COLLEGE PARK, Md.—“I woke up Friday night with a dream that it had missed the peninsula,” said Bill Lapenta, the director of the National Centers for Environmental Prediction.
We sat looking at a screen that showed Hurricane Irma’s long journey across the Atlantic Ocean. Another monitor showed a live satellite feed of the cyclone, the hurricane a splotch of rainbow data, its eye coming closer and closer to the Florida mainland. Across the room, Jim Cantore shouted through the television that Irma was about to make landfall.
Lapenta had been thinking about Hurricane Irma for days. No element of the storm’s forecast, he told me Sunday, was more important than its projected last-minute turn in the Florida Strait. For more than a week, meteorologists had insisted that the storm would coast west along the Cuban coast before suddenly shifting north toward the Florida peninsula. If it failed to pivot, it would sail harmlessly into the Gulf of Mexico. Six million people had been evacuated on the basis of this alleged turn. Florida had declared a state of emergency, and the governor called up the national guard.
It was as assured as anything ever is in hurricane prediction—but it was not certain. If the turn materialized, it would do so less than a day before landfall. So Lapenta, who oversees the National Hurricane Center as well as eight other environmental offices within the National Weather Service, dreamt a nightmare of a turn-less Irma. He checked the official forecast again on his phone.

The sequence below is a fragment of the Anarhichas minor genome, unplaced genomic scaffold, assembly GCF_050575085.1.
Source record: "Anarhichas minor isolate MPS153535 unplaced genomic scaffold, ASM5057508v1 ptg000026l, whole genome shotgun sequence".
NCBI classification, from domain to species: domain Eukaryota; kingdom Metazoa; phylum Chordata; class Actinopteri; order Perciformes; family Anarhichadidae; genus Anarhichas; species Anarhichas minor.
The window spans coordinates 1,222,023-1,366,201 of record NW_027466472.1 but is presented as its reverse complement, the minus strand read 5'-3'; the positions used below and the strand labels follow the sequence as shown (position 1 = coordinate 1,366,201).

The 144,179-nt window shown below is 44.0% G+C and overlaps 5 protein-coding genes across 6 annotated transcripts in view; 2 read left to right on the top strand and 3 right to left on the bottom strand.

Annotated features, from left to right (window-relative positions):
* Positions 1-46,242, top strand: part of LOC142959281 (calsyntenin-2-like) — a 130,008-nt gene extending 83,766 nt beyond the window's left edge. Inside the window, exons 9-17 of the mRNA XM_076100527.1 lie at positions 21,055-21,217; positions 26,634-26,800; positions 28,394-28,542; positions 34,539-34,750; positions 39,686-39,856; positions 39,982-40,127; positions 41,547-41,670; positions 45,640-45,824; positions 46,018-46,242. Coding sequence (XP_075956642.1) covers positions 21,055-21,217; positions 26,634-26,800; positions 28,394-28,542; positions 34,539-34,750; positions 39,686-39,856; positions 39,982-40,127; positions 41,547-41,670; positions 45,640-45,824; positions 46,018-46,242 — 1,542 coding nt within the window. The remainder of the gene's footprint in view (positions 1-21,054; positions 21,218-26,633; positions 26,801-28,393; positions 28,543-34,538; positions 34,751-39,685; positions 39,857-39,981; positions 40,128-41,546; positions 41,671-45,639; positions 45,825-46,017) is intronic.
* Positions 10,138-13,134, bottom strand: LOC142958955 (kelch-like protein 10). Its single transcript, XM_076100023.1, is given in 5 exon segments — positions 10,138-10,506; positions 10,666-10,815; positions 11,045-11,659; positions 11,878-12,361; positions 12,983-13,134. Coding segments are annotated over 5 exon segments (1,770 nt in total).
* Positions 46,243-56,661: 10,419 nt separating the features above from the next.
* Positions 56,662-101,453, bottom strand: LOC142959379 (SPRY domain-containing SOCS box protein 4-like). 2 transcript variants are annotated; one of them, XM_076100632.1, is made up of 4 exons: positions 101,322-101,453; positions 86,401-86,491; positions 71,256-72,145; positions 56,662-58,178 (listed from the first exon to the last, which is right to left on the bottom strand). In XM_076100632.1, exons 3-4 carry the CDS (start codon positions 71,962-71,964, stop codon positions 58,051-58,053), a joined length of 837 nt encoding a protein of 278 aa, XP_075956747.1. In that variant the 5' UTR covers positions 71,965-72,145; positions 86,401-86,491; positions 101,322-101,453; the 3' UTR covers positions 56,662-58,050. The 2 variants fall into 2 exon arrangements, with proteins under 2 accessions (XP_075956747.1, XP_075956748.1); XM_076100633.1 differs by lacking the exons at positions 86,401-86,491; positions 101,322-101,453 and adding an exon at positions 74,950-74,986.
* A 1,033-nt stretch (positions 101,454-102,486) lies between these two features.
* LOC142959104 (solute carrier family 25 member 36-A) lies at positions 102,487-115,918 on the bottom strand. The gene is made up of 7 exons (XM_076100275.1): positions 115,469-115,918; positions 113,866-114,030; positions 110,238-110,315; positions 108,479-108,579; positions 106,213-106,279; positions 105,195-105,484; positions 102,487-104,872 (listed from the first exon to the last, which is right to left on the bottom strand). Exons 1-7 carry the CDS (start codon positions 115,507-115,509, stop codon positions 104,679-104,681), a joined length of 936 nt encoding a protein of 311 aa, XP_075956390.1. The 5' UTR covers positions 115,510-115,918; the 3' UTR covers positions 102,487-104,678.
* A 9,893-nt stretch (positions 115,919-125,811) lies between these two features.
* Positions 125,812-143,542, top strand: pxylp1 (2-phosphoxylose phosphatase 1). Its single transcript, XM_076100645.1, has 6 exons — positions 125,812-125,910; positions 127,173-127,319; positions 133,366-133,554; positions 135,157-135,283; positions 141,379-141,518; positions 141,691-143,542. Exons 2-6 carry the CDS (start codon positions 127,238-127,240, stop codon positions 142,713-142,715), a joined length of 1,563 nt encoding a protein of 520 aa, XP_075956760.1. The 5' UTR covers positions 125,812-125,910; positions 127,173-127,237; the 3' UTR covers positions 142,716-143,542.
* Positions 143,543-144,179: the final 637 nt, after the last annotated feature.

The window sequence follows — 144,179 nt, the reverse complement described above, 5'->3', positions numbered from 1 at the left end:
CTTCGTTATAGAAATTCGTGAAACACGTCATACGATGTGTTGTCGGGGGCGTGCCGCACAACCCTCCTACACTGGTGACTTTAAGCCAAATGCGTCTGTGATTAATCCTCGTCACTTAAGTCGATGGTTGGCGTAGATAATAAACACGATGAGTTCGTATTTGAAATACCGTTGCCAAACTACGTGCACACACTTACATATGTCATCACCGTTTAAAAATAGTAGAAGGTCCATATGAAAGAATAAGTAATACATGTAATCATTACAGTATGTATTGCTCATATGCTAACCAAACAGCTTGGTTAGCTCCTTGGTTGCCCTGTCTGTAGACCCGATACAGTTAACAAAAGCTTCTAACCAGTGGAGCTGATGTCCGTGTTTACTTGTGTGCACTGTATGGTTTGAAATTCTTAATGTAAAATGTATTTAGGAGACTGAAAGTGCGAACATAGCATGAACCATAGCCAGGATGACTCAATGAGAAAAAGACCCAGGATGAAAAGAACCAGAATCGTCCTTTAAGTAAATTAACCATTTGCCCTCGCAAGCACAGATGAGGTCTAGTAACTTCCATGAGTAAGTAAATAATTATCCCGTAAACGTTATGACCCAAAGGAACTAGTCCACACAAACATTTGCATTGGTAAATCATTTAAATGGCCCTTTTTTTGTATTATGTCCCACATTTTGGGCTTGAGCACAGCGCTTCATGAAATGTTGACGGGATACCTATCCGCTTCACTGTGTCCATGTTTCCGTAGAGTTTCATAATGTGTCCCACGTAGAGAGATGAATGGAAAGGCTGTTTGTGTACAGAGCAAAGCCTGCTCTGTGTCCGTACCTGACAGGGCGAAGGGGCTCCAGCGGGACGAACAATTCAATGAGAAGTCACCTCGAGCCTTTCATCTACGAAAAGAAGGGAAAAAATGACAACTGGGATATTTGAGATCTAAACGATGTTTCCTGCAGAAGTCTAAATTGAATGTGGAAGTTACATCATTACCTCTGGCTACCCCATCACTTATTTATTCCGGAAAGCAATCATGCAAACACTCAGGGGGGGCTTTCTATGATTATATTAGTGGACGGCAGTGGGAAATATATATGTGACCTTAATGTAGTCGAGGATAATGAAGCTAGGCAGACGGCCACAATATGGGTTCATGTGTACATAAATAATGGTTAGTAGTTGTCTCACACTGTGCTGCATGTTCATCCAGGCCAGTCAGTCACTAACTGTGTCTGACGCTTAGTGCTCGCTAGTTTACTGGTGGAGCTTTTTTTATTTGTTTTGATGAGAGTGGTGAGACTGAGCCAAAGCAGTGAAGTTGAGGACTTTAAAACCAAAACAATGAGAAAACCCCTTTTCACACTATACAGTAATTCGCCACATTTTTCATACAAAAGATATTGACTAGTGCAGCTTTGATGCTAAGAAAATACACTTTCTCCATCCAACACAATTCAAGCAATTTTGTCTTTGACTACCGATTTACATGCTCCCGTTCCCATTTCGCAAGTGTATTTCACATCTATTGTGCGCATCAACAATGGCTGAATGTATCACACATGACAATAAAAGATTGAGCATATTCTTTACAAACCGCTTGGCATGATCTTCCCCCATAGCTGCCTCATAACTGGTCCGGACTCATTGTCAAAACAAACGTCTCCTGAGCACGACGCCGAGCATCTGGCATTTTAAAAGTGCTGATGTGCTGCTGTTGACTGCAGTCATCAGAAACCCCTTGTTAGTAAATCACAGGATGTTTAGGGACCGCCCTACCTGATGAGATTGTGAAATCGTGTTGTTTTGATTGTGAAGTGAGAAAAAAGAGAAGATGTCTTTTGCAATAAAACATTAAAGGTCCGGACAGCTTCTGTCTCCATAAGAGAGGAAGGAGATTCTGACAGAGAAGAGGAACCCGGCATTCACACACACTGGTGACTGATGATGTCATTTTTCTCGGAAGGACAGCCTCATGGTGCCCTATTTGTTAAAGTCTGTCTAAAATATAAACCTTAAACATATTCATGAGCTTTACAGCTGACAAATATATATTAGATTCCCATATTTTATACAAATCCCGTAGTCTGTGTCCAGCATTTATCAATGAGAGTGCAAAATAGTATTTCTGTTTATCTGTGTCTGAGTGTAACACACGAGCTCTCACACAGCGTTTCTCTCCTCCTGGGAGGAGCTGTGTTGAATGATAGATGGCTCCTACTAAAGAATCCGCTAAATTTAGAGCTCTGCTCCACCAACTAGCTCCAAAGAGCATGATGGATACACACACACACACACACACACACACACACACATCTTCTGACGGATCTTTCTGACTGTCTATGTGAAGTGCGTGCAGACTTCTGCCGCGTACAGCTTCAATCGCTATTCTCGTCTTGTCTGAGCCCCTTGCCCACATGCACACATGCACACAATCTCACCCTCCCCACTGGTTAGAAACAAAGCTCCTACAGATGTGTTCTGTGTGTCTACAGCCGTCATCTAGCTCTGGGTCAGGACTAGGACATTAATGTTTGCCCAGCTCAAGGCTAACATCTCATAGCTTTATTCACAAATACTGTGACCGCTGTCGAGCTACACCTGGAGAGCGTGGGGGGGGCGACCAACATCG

“It probably would’ve been good for the public impacts, though somewhere in the panhandle might have gotten slammed,” he told me, of his dream. “But for us… it would have been a huge miss.”
It wasn’t a miss. On Saturday evening, Irma verified the NWS’s forecast, gliding north through the Florida Strait and tearing into the state’s southwest. It hit a state that—at least from the weather service’s perspective—was as well prepared as it could be for the storm.
For the National Weather Service, Irma’s landfall represented an important validation not just of its new long-term hurricane-prediction tools, but of its entire shift of strategy four years ago. Instead of issuing forecasts and warnings, the agency now considers part of its job to be helping local and state governments prepare for incoming disasters
“History is being made today, I have no doubt,” said Louis Uccellini, the director of the National Weather Service, in an exclusive interview …read more
Source:: The Atlantic – Science